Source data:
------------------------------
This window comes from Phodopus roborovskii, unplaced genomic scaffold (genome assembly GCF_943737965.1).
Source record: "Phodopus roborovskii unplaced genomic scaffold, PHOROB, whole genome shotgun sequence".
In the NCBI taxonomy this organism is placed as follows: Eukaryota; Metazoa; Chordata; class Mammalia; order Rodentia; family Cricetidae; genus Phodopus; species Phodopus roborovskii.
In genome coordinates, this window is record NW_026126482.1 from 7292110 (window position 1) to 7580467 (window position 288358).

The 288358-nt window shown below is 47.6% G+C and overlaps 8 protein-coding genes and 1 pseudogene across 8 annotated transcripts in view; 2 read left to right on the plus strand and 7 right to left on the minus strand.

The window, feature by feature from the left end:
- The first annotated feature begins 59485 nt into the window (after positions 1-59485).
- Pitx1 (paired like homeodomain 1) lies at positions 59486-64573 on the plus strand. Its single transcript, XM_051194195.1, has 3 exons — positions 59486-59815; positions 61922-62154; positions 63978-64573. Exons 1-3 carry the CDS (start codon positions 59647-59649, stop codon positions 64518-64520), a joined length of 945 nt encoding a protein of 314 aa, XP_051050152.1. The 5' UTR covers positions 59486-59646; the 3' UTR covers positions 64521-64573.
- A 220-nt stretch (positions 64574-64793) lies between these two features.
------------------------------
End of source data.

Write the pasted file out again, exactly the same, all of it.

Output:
This window comes from Phodopus roborovskii, unplaced genomic scaffold (genome assembly GCF_943737965.1).
Source record: "Phodopus roborovskii unplaced genomic scaffold, PHOROB, whole genome shotgun sequence".
In the NCBI taxonomy this organism is placed as follows: Eukaryota; Metazoa; Chordata; class Mammalia; order Rodentia; family Cricetidae; genus Phodopus; species Phodopus roborovskii.
In genome coordinates, this window is record NW_026126482.1 from 7292110 (window position 1) to 7580467 (window position 288358).

The 288358-nt window shown below is 47.6% G+C and overlaps 8 protein-coding genes and 1 pseudogene across 8 annotated transcripts in view; 2 read left to right on the plus strand and 7 right to left on the minus strand.

The window, feature by feature from the left end:
- The first annotated feature begins 59485 nt into the window (after positions 1-59485).
- Pitx1 (paired like homeodomain 1) lies at positions 59486-64573 on the plus strand. Its single transcript, XM_051194195.1, has 3 exons — positions 59486-59815; positions 61922-62154; positions 63978-64573. Exons 1-3 carry the CDS (start codon positions 59647-59649, stop codon positions 64518-64520), a joined length of 945 nt encoding a protein of 314 aa, XP_051050152.1. The 5' UTR covers positions 59486-59646; the 3' UTR covers positions 64521-64573.
- A 220-nt stretch (positions 64574-64793) lies between these two features.